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7 Lessons After Leaving Toxic Relationships

7 Lessons After Leaving Toxic Relationships

We all have known someone or, more likely, several people in our lives who seem to bring us down. Whether it’s criticism, hostility or just their general, negative attitude, toxicity can be contagious and even affect our healthy relationships. Many can find themselves stuck in these situations for years. But for those of us fortunate enough to break away from those ‘energy vampires,’ take comfort in knowing that it wasn’t all for naught. Even the toxic can be teachers. Here are seven reasons why:

1. Setting Boundaries

Breaking away from unhealthy, highly critical, or controlling people can help us set more definitive boundaries in all of our future relationships. We recognize the red flags and questionable behavior a lot sooner when we’ve already experienced it. As Oprah says, “When we know better, we do better.”

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2. Focusing on Self-Care

Being around someone who tries to undermine our confidence and self-esteem can be a draining experience. Deciding that enough is enough is the first step towards self-care. You’ll be amazed at how your attitude improves once you’ve made the conscious choice to walk away from a losing battle.

3. Appreciating the Good Relationships

Toxic teachers can show us what not to do and how not to act. If you want the people who are important to you to know that, observe past negative relationships and learn how people don’t want to be treated.

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4. Practicing Compassion

Toxic people aren’t bad people. In fact, it’s not the people who are toxic, it’s their behavior, and often it comes out because they are feeling hurt themselves. Not everybody feels comfortable discussing their suffering. Many would rather project and lash out than reflect on their own behavior. However, once you’ve broken the cycle and ended the relationship, you can look at the situation more objectively and wish that person well while hoping they can heal from their pain.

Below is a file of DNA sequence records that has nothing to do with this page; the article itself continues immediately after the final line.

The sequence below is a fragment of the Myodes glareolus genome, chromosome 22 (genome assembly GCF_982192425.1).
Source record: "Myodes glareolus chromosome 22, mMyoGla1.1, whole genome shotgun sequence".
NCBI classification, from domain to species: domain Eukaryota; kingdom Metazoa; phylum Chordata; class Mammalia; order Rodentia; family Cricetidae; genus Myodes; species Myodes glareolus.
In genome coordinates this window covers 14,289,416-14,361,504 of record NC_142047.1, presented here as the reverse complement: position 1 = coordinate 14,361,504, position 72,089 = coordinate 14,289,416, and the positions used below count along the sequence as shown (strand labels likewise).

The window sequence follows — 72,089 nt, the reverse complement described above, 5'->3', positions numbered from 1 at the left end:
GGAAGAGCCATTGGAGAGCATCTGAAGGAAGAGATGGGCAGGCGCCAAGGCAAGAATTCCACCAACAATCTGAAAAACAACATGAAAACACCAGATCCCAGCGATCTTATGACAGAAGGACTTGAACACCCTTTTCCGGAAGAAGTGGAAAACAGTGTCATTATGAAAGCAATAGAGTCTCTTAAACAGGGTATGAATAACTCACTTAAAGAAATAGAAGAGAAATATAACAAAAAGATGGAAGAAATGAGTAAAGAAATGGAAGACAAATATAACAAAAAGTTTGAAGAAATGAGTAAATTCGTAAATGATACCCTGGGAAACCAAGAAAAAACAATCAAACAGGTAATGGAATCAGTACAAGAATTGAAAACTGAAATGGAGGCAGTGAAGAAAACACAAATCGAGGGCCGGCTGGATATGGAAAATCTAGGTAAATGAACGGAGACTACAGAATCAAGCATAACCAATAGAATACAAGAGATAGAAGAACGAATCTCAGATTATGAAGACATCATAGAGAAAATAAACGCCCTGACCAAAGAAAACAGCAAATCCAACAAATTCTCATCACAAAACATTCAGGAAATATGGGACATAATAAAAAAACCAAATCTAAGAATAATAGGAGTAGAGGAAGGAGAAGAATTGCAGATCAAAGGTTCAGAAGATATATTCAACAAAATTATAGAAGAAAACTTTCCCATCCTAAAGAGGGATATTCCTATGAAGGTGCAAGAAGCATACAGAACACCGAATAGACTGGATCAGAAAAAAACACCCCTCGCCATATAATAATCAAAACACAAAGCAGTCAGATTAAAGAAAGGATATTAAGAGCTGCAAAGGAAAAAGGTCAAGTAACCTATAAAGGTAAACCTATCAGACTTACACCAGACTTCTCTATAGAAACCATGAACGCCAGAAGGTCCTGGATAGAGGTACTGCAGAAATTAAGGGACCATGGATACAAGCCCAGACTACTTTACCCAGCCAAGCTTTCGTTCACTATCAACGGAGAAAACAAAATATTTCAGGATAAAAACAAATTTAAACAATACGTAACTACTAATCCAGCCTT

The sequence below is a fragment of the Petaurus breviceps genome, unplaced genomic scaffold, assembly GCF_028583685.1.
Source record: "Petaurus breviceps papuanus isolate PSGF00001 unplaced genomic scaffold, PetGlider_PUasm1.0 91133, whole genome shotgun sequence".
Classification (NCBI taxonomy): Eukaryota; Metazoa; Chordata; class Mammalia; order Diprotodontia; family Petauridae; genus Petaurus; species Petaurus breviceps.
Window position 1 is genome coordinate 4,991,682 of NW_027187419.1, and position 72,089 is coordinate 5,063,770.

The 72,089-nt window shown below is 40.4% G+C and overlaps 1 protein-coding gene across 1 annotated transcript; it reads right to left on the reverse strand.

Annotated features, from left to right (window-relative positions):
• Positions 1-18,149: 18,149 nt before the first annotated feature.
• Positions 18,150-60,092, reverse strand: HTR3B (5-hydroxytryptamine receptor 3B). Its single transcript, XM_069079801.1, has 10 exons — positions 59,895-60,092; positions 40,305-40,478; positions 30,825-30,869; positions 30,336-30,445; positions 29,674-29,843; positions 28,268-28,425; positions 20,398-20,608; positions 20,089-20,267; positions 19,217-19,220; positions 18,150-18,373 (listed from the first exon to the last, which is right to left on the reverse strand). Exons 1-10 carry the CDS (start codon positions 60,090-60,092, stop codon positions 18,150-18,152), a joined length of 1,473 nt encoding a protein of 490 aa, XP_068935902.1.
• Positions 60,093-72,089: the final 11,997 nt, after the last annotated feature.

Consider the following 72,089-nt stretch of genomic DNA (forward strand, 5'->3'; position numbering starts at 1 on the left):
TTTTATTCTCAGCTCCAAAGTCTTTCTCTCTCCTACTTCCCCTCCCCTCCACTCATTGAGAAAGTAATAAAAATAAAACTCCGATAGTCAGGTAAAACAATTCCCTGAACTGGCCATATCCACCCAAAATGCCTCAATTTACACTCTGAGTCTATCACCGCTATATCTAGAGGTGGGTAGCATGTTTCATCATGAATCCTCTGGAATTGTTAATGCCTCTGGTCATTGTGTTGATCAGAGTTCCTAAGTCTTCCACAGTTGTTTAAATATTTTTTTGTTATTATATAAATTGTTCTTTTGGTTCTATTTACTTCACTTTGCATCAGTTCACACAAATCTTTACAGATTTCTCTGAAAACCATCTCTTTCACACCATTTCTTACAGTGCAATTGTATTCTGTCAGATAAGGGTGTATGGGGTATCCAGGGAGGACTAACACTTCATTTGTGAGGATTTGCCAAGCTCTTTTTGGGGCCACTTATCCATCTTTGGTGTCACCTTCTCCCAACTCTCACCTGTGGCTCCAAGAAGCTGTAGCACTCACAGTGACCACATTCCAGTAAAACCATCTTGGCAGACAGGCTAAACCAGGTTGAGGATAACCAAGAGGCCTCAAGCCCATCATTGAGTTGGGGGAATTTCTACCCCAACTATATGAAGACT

5. Trust Your Intuition

Many of us get an immediate gut feeling about other people and situations. Those who have been in a toxic relationship will sometimes rationalize or flat out ignore the red flags that tell us to just cut our losses and get out while we can. But once you’re truly out, it’s a different story. You learn to listen to and trust the voice in your head a lot sooner.

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6. Embrace Change

A lot of people stick it out in a bad relationship. Many stay, either hoping the other person will eventually change or simply fearing being alone. But once you’ve decided that this relationship doesn’t work for you anymore, your life will change for the better. You just need to stick to your guns and you’ll see that the devil you know isn’t always better than the devil you don’t, and change isn’t such a scary thing.

7. Trust Yourself

Even though you’ve taken a big step by ending the relationship, your journey isn’t over. You may have had many people in your life encouraging you to end things with this toxic person, but sometimes that same support isn’t there when you are feeling lost and sad after it’s all over. It can feel lonely at times, but once you’ve gained the insight to leave you’ll have more confidence in your own judgment and will be less inclined to rely on anyone else to tell you when it’s time to take action.

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Again, toxic relationships are unpleasant for everybody involved. But if you can find the small positive takeaways in the overall negative experience, you can walk away a better, smarter person. As the Dalai Lama once said: “In the practice of tolerance, one’s enemy is the best teacher.”

Featured photo credit: Sad teens sitting at the bench at the park via shutterstock.com

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Last Updated on January 18, 2019